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Fifth person held after deadly police station attack in France

Anti-terrorism prosecutor Jean-Francois Ricard said police are questioning a cousin of the suspect.

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French police officers block the access next to the police station where a police official was stabbed to death Friday in Rambouillet, south-west of Paris (Michel Euler/AP)

French police officers block the access next to the police station where a police official was stabbed to death Friday in Rambouillet, south-west of Paris (Michel Euler/AP)

French police officers block the access next to the police station where a police official was stabbed to death Friday in Rambouillet, south-west of Paris (Michel Euler/AP)

French authorities have detained a fifth person in an anti-terrorism investigation seeking to identify potential accomplices and motives after a police official was fatally stabbed at a police station outside Paris.

French police killed the 37-year-old Tunisian attacker shortly after he stabbed the unarmed administrative employee on Friday at the entrance of her police station in the town of Rambouillet.

At a news conference, anti-terrorism prosecutor Jean-Francois Ricard said police are questioning a cousin of the suspect.

The suspect’s father, a couple who had provided him with an address for mail and other administration, and another cousin were also being questioned, Mr Ricard said.

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A man hands flowers to a police officer to be taken down to the police station where a police official was stabbed to death on Friday in Rambouillet (Michel Euler/AP)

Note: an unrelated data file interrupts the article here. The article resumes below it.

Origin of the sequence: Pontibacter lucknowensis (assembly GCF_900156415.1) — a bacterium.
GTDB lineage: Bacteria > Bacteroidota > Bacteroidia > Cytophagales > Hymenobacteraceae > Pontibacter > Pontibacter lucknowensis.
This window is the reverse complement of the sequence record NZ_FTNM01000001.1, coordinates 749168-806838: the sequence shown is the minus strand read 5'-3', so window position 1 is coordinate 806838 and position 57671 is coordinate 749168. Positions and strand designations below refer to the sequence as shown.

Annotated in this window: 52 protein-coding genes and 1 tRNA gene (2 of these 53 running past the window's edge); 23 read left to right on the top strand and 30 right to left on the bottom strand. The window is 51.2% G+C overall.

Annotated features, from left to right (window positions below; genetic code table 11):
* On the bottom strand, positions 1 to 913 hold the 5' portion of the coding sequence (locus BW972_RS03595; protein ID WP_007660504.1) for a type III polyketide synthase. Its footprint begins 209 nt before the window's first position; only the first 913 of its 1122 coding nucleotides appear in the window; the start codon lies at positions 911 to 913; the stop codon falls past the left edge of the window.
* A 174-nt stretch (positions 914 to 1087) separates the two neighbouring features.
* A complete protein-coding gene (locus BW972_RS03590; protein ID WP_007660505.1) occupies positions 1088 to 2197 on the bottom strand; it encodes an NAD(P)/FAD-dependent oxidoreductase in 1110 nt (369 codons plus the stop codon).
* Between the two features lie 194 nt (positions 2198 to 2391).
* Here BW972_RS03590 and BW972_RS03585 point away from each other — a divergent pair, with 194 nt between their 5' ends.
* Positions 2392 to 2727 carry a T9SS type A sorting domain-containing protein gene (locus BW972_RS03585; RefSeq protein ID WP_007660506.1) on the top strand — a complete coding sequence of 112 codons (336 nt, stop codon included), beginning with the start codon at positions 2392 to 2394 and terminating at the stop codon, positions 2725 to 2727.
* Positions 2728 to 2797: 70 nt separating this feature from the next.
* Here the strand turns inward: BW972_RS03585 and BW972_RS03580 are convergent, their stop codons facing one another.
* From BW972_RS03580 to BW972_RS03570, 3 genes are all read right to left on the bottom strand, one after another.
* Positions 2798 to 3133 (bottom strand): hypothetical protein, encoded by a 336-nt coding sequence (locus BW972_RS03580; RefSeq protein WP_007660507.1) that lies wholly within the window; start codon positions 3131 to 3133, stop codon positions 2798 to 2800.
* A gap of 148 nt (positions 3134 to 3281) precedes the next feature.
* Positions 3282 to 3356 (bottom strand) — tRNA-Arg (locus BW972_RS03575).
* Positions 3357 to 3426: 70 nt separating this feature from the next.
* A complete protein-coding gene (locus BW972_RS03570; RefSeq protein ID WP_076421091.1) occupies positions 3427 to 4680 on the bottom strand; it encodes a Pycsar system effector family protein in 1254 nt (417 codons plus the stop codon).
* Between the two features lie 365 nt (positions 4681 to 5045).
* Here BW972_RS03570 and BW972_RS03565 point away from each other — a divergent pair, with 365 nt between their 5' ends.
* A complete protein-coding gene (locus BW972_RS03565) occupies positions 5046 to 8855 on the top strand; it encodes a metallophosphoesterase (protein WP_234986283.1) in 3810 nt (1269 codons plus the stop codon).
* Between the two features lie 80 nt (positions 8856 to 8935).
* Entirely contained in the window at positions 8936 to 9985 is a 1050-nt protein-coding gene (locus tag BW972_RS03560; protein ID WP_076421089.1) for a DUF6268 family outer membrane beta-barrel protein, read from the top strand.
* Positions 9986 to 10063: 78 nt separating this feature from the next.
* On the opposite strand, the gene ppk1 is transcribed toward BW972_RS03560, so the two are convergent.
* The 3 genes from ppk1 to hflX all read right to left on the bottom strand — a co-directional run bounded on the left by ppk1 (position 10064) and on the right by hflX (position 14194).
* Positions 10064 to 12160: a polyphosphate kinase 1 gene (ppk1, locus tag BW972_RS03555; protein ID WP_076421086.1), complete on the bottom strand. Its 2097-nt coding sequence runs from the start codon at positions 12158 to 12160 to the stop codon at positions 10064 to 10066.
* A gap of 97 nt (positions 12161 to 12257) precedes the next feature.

A man hands flowers to a police officer to be taken down to the police station where a police official was stabbed to death on Friday in Rambouillet (Michel Euler/AP)

AP/PA Images

A man hands flowers to a police officer to be taken down to the police station where a police official was stabbed to death on Friday in Rambouillet (Michel Euler/AP)

The victim, a National Police employee, had left the station to extend her time on a parking meter and was followed into the entry area and stabbed by the attacker.

He was then shot dead by a police officer.

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The attacker, identified by authorities as Jamel G, entered France illegally in 2009 and was given residency papers at the end of 2019, Mr Ricard said.

He was a practising Muslim according to his father, Mr Ricard added.

He had staked out the police station ahead of time and listened to religious songs inciting “jihad” just before the attack, according to evidence found on his mobile phone.

Witnesses heard him say “Allahu akbar!”, Arabic for God is great, during the attack, he said.

The man had no criminal record or evidence of radicalisation, Mr Ricard said.

He went to psychiatric consultations in Rambouillet on February 19 and February 23 yet his condition involved no need for hospital admission or treatment, according to Mr Ricard.

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Police officers block access next to the police station in Rambouillet (Michel Euler/AP)

Police officers block access next to the police station in Rambouillet (Michel Euler/AP)

AP/PA Images

Police officers block access next to the police station in Rambouillet (Michel Euler/AP)

He then travelled to Tunisia from February 25 to March 13.

Mr Ricard stressed that investigations are taking place to determine whether people helped or inspired the attacker, and French officials are working in “close co-ordination” with Tunisian judicial authorities.

Tunisia’s Foreign Affairs Ministry offered its condolences to the victim’s family, the French government and people and said Tunisia expresses its “total condemnation of extremism and terrorism”.

Tunisian Prime Minister Hichem Mechichi condemned the “cowardly attack” and promised Tunisia’s “full solidarity” with France.

Meanwhile, French interior minister Gerald Darmanin will present a new counter-terrorism and intelligence bill in a cabinet meeting on Wednesday.

It will extend measures enabling authorities to shut down places of worship and better monitor those convicted of terrorism when they get out of prison.


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